Inhabitat reports on work at Ohio State University where scientists claim to have created the world’s first rechargeable solar battery system. Aiming for greater efficiency in the storage of solar-generated energy and with the off-the grid users in mind, the innovative system combines a solar panel and battery into one unit.
FastCoExist reports on the AnywhereFridge – a solar powered fridge that can also collapse into a smaller form for easier transportation. Designed Spencer Trotter with camping or other off-the-grid activities in mind, the unit runs off solar power during the day and via an in-built battery slated for around 8 hours of refridgeration overnight.
Engadget reports on an alternative to traditional needles for medical injections that can be swallowed and then attaches itself to the stomach lining, before delivering medication or other treatments such as insulin. Whilst currently in testing, it’s hoped the device can have most impact treating autoimmune disorders and cancer.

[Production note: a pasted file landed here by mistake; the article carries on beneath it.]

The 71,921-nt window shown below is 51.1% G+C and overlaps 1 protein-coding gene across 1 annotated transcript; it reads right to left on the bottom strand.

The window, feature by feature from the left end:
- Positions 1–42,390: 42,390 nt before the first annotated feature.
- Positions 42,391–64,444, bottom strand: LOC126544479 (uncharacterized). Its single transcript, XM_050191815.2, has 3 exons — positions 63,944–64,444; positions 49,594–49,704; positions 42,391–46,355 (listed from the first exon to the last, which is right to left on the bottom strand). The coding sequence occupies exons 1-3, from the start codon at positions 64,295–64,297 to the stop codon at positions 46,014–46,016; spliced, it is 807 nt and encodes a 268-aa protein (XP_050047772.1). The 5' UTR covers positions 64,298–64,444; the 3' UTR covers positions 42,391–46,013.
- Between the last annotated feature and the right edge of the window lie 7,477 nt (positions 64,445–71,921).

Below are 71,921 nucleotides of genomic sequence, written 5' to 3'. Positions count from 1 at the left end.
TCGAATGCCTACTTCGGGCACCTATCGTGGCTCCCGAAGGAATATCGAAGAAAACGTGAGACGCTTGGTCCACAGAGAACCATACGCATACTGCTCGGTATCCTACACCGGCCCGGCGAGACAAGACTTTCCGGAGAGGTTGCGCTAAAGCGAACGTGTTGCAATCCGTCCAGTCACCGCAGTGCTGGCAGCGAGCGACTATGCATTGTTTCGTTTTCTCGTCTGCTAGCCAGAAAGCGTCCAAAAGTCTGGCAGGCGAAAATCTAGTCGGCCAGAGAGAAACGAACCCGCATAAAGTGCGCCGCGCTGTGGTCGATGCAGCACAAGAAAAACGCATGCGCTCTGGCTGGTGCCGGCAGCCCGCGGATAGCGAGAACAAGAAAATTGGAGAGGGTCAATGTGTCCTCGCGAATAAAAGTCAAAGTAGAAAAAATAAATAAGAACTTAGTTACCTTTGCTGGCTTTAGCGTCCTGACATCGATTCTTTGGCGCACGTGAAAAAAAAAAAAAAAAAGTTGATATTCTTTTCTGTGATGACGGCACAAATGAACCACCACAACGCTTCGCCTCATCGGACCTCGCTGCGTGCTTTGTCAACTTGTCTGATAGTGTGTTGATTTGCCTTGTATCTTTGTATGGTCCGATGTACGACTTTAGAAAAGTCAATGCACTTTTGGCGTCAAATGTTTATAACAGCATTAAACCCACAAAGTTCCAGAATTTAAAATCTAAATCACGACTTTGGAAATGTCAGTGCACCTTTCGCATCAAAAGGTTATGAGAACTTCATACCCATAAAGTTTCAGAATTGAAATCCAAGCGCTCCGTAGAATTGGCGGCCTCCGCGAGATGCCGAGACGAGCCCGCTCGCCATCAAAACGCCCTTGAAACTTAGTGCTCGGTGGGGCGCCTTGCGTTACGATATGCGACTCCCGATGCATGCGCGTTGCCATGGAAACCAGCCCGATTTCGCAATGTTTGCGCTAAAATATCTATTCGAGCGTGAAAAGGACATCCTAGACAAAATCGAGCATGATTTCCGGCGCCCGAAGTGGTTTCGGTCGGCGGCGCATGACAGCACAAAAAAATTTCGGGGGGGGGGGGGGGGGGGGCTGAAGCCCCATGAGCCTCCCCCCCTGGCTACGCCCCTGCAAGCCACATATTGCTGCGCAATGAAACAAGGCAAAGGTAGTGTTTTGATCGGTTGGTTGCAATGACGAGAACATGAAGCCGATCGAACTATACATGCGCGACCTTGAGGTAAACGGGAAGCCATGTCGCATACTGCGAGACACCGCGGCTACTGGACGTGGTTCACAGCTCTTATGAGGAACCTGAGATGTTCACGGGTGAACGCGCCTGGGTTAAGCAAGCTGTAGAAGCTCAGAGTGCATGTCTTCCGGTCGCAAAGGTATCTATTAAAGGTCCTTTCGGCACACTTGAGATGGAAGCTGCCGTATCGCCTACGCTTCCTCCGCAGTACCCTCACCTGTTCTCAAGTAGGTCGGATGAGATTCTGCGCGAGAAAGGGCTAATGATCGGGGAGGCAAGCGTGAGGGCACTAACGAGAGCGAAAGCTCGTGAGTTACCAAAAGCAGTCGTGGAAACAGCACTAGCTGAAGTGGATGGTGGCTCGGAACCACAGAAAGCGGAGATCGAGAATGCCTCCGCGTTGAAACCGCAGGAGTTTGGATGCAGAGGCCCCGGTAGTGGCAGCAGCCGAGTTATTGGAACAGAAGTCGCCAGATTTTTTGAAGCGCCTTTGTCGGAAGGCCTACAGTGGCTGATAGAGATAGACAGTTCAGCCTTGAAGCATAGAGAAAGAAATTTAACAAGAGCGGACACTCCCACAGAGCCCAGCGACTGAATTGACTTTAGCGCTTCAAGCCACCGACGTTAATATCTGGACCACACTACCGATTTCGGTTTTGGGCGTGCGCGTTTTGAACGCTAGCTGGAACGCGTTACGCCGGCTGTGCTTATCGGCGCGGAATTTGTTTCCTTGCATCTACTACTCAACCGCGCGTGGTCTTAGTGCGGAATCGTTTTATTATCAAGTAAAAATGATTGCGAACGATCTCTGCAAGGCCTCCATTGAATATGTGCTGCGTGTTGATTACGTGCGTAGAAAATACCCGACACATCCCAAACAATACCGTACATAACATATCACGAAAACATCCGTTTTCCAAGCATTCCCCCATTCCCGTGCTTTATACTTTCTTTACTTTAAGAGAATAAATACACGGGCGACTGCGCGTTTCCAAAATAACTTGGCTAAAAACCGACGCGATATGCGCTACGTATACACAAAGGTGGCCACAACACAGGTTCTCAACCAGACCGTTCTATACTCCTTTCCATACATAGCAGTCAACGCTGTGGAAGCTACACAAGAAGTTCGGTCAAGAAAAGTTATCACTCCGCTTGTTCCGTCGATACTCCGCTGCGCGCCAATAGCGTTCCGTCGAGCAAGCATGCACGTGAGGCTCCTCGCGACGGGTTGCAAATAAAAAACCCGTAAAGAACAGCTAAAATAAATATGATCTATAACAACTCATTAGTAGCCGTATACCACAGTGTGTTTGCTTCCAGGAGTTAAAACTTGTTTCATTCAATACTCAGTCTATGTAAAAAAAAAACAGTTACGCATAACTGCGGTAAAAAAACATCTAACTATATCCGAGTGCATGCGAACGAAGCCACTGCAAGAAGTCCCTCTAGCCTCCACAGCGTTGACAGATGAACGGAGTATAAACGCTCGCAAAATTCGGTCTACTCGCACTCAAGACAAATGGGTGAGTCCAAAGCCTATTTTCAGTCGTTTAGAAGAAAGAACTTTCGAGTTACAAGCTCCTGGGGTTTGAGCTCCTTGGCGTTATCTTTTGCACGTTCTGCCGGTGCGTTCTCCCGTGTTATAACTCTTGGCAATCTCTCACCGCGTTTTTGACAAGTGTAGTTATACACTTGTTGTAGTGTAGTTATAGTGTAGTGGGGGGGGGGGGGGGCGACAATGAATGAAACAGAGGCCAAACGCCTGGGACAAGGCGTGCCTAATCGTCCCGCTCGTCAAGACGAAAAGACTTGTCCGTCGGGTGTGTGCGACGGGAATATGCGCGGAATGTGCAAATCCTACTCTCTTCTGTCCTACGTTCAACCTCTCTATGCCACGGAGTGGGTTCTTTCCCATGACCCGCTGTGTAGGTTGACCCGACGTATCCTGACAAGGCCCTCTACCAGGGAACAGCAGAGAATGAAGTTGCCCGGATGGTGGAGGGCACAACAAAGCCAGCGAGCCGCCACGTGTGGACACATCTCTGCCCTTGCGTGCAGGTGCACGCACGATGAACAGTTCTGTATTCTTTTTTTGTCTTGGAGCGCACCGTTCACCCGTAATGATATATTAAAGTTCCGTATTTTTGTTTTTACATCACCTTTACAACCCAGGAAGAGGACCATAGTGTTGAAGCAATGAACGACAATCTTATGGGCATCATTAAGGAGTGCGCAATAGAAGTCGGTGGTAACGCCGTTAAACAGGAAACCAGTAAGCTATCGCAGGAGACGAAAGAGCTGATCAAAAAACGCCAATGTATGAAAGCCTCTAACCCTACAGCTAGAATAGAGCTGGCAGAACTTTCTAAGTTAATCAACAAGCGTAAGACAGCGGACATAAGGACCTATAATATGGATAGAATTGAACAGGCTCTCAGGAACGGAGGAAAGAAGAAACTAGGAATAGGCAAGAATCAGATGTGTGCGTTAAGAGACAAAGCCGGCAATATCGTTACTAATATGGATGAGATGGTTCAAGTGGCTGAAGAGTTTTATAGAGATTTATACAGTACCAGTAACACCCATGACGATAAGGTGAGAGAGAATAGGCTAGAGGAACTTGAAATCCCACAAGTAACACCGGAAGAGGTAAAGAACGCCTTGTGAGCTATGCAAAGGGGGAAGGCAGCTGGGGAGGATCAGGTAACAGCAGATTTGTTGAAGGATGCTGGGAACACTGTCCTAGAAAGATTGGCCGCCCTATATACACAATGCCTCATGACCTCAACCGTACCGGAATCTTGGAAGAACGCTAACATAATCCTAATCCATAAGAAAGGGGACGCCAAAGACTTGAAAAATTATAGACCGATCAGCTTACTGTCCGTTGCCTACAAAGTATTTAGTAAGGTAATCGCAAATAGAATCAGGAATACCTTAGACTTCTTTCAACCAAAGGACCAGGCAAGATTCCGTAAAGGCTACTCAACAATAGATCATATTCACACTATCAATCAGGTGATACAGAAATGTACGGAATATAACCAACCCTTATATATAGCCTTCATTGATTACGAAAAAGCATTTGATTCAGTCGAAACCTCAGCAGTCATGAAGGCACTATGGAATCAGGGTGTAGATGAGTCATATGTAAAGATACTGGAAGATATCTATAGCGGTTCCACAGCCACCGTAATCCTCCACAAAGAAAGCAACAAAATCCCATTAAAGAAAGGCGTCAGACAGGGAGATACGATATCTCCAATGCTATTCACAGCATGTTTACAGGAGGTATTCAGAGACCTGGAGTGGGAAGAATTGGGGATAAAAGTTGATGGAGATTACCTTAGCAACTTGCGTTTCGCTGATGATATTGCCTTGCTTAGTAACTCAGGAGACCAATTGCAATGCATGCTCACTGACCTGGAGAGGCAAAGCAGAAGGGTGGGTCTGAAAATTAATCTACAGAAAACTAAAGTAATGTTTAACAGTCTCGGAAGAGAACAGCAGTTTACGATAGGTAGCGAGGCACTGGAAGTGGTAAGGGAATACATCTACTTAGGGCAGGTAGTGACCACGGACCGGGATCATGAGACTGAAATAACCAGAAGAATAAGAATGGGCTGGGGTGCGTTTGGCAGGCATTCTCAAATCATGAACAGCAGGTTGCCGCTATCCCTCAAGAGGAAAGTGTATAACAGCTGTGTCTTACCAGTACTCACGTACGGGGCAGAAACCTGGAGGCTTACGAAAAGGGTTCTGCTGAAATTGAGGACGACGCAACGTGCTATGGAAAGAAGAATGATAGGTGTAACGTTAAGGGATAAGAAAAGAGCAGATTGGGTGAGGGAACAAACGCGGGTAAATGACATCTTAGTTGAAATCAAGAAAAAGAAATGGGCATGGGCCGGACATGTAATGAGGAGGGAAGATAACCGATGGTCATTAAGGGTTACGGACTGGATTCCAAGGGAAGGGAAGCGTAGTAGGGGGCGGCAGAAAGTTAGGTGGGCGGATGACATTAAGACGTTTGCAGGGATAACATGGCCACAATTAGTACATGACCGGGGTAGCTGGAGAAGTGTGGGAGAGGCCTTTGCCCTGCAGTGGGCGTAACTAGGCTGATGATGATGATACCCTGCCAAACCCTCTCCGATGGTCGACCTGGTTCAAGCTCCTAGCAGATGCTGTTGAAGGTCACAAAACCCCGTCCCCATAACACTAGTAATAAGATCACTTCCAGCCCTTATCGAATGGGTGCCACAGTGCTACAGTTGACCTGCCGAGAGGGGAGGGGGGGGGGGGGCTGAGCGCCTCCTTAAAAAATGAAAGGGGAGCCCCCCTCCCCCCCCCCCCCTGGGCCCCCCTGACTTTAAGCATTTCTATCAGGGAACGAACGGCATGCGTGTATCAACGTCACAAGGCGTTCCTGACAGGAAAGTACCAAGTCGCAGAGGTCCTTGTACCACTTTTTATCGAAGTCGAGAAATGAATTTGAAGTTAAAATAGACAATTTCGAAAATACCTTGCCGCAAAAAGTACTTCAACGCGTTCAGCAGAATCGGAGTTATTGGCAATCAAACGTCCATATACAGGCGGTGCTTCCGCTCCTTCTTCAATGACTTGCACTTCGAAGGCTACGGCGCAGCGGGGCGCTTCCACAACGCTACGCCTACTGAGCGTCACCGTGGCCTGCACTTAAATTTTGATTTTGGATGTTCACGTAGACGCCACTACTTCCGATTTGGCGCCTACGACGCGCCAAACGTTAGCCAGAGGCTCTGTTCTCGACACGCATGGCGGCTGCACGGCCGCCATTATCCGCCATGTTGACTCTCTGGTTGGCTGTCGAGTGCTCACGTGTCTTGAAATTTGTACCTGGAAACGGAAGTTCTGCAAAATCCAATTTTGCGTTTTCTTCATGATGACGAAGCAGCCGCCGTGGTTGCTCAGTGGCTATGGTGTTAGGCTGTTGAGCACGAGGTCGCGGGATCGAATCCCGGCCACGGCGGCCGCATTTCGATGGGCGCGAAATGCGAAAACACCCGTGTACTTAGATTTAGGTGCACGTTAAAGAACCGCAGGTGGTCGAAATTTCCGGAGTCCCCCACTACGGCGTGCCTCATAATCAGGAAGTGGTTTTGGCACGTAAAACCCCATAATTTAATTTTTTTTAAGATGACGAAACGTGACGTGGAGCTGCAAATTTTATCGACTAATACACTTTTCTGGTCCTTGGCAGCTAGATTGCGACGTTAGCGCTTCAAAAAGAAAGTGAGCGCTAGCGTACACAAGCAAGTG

Inhabitat reports on a UK farmer who has installed a floating array of solar panels on a small lake within his farm. The hardware provider – Ciel et Terre – is hoping that many unused reservoirs, small lakes and canals could utilise the technology to boost renewable production in the UK and across the world.
Springwise reports on two apps that alert nearby first aiders of medical emergencies. The apps, GoodSAM and PulsePoint, give someone experiencing serious difficulties a better chance of survival when every second can count.
Springwise reports on the Hands Can Talk project in Saudi Arabia that uses the Microsoft Kinect and software to convert sign language into audio. The system is designed for conferences or gatherings and can handle multiple languages, including Arabic and English.
Engadget reports on the news that DHL has the first active delivery drone, operating in a remote part of Germany. The drone will only be used to deliver medication to the island of Juist, and only when the ferries that run to and from the island are not in operation.